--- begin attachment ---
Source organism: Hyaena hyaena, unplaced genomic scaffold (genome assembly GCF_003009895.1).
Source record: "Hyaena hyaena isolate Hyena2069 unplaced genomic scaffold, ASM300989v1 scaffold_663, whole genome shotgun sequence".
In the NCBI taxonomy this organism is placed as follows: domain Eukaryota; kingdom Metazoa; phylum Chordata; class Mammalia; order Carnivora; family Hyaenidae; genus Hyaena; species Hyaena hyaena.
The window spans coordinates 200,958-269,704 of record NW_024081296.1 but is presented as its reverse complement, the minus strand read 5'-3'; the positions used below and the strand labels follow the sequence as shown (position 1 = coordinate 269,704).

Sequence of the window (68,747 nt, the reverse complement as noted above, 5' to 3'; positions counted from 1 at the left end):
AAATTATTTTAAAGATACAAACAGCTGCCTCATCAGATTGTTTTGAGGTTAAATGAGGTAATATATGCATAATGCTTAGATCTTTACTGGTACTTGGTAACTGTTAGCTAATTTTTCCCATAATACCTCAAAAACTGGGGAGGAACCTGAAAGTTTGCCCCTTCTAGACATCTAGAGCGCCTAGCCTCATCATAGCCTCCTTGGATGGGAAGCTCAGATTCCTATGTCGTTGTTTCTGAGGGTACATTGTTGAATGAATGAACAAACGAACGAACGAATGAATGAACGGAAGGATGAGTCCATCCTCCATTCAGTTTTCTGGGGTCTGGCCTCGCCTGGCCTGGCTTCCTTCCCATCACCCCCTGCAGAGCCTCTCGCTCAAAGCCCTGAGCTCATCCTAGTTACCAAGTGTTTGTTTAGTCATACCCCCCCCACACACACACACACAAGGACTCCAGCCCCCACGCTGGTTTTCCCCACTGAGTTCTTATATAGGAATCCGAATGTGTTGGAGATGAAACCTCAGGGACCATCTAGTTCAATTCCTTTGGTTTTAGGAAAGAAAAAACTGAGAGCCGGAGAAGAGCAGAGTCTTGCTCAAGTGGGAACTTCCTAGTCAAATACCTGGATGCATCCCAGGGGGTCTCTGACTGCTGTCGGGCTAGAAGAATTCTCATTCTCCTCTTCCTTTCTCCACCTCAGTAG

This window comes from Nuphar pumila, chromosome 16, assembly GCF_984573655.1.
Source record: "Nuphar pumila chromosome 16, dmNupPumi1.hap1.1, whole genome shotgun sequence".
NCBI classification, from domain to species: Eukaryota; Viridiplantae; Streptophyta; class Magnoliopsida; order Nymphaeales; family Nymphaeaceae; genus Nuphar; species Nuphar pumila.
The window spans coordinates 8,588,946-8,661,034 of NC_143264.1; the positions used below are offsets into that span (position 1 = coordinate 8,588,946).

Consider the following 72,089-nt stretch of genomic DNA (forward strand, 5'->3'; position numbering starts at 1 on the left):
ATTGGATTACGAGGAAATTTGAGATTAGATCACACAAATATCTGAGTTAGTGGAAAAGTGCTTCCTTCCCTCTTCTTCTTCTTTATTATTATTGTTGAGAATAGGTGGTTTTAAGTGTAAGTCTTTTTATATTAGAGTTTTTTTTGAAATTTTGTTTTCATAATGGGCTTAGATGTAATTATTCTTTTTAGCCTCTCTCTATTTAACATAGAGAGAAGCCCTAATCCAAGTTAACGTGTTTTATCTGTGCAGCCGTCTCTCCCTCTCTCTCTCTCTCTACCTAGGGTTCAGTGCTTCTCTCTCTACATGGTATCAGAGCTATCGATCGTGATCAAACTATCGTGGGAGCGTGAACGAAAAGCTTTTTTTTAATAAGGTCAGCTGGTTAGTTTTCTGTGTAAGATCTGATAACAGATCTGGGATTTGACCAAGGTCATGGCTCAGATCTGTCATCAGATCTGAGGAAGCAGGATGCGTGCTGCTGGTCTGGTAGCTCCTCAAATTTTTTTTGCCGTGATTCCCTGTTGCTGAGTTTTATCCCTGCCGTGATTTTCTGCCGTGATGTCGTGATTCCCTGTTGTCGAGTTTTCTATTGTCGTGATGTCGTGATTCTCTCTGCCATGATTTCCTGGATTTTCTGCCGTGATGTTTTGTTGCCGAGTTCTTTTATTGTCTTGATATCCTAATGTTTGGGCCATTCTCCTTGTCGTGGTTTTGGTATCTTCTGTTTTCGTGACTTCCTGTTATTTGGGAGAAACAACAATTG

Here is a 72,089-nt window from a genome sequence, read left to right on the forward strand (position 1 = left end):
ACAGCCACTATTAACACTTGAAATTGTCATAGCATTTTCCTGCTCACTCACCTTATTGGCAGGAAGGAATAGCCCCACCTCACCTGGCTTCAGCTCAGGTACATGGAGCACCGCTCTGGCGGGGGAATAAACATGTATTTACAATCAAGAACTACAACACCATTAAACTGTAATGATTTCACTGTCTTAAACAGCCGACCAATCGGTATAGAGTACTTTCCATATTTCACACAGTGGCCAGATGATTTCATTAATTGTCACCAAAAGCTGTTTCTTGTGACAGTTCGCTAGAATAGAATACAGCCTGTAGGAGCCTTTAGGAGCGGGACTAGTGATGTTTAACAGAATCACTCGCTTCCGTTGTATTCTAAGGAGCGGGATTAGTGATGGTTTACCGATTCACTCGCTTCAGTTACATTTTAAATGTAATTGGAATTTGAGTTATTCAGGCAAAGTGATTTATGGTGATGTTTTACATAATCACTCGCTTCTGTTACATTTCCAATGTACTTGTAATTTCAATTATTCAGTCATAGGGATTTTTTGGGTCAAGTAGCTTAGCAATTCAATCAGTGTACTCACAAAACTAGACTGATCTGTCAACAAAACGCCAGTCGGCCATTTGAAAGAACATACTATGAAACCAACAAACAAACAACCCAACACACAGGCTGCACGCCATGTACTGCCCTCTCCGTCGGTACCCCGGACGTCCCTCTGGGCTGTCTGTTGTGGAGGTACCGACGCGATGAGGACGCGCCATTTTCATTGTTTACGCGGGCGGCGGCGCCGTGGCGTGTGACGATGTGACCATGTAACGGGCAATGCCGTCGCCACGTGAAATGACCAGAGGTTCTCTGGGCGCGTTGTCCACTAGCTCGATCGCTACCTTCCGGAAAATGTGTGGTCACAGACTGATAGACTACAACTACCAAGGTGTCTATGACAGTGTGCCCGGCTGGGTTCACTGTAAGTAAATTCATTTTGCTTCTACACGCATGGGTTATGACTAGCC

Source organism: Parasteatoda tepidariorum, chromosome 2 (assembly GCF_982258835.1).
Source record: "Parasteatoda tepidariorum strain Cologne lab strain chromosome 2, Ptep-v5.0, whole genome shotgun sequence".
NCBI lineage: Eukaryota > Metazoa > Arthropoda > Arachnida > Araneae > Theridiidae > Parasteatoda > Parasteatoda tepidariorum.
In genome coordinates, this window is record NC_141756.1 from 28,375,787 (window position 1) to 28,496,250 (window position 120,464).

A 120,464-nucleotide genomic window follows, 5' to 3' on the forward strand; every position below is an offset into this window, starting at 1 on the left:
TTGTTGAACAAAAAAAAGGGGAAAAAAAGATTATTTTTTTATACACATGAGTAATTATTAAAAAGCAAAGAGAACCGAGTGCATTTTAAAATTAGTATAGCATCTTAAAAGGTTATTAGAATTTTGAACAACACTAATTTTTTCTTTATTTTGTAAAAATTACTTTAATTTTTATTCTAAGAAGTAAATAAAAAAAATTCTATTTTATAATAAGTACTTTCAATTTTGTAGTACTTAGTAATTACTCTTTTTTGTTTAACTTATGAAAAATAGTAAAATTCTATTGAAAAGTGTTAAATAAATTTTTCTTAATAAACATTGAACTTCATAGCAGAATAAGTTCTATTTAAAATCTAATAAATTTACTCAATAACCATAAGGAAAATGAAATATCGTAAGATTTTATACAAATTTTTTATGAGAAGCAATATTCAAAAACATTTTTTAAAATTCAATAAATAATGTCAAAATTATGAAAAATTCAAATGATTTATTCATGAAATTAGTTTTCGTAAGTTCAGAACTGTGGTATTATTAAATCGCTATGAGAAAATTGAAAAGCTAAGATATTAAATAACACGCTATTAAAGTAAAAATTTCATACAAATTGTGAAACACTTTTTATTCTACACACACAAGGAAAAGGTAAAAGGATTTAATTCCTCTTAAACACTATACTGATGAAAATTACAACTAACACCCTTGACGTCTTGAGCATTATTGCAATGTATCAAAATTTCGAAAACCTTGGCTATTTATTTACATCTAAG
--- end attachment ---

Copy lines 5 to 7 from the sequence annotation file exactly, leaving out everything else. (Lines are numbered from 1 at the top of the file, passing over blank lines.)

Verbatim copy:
Sequence of the window (68,747 nt, the reverse complement as noted above, 5' to 3'; positions counted from 1 at the left end):
AAATTATTTTAAAGATACAAACAGCTGCCTCATCAGATTGTTTTGAGGTTAAATGAGGTAATATATGCATAATGCTTAGATCTTTACTGGTACTTGGTAACTGTTAGCTAATTTTTCCCATAATACCTCAAAAACTGGGGAGGAACCTGAAAGTTTGCCCCTTCTAGACATCTAGAGCGCCTAGCCTCATCATAGCCTCCTTGGATGGGAAGCTCAGATTCCTATGTCGTTGTTTCTGAGGGTACATTGTTGAATGAATGAACAAACGAACGAACGAATGAATGAACGGAAGGATGAGTCCATCCTCCATTCAGTTTTCTGGGGTCTGGCCTCGCCTGGCCTGGCTTCCTTCCCATCACCCCCTGCAGAGCCTCTCGCTCAAAGCCCTGAGCTCATCCTAGTTACCAAGTGTTTGTTTAGTCATACCCCCCCCACACACACACACACAAGGACTCCAGCCCCCACGCTGGTTTTCCCCACTGAGTTCTTATATAGGAATCCGAATGTGTTGGAGATGAAACCTCAGGGACCATCTAGTTCAATTCCTTTGGTTTTAGGAAAGAAAAAACTGAGAGCCGGAGAAGAGCAGAGTCTTGCTCAAGTGGGAACTTCCTAGTCAAATACCTGGATGCATCCCAGGGGGTCTCTGACTGCTGTCGGGCTAGAAGAATTCTCATTCTCCTCTTCCTTTCTCCACCTCAGTAG

This window comes from Nuphar pumila, chromosome 16, assembly GCF_984573655.1.